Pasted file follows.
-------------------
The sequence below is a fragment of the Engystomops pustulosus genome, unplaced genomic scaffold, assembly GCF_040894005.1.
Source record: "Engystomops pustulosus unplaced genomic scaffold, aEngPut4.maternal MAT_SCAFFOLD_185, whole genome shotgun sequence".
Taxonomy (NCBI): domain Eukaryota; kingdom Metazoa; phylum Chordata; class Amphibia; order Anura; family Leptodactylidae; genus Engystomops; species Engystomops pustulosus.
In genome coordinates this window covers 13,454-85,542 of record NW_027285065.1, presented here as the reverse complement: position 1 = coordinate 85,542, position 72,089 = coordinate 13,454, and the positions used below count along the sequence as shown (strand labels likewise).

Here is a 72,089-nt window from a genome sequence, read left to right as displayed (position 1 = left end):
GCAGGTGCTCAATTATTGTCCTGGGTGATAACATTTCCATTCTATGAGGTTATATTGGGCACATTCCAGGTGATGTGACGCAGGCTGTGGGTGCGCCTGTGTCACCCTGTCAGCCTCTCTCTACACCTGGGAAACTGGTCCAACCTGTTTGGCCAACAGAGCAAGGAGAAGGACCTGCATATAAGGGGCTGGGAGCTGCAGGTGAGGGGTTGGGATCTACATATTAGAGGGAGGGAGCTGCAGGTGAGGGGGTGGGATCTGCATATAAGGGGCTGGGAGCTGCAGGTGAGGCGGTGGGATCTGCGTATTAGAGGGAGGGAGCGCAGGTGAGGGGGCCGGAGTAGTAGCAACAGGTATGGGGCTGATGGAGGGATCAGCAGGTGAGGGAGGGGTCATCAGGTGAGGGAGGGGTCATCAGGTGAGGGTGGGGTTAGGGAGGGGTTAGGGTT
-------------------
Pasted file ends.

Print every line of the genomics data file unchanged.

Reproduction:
The sequence below is a fragment of the Engystomops pustulosus genome, unplaced genomic scaffold, assembly GCF_040894005.1.
Source record: "Engystomops pustulosus unplaced genomic scaffold, aEngPut4.maternal MAT_SCAFFOLD_185, whole genome shotgun sequence".
Taxonomy (NCBI): domain Eukaryota; kingdom Metazoa; phylum Chordata; class Amphibia; order Anura; family Leptodactylidae; genus Engystomops; species Engystomops pustulosus.
In genome coordinates this window covers 13,454-85,542 of record NW_027285065.1, presented here as the reverse complement: position 1 = coordinate 85,542, position 72,089 = coordinate 13,454, and the positions used below count along the sequence as shown (strand labels likewise).

Here is a 72,089-nt window from a genome sequence, read left to right as displayed (position 1 = left end):
GCAGGTGCTCAATTATTGTCCTGGGTGATAACATTTCCATTCTATGAGGTTATATTGGGCACATTCCAGGTGATGTGACGCAGGCTGTGGGTGCGCCTGTGTCACCCTGTCAGCCTCTCTCTACACCTGGGAAACTGGTCCAACCTGTTTGGCCAACAGAGCAAGGAGAAGGACCTGCATATAAGGGGCTGGGAGCTGCAGGTGAGGGGTTGGGATCTACATATTAGAGGGAGGGAGCTGCAGGTGAGGGGGTGGGATCTGCATATAAGGGGCTGGGAGCTGCAGGTGAGGCGGTGGGATCTGCGTATTAGAGGGAGGGAGCGCAGGTGAGGGGGCCGGAGTAGTAGCAACAGGTATGGGGCTGATGGAGGGATCAGCAGGTGAGGGAGGGGTCATCAGGTGAGGGAGGGGTCATCAGGTGAGGGTGGGGTTAGGGAGGGGTTAGGGTT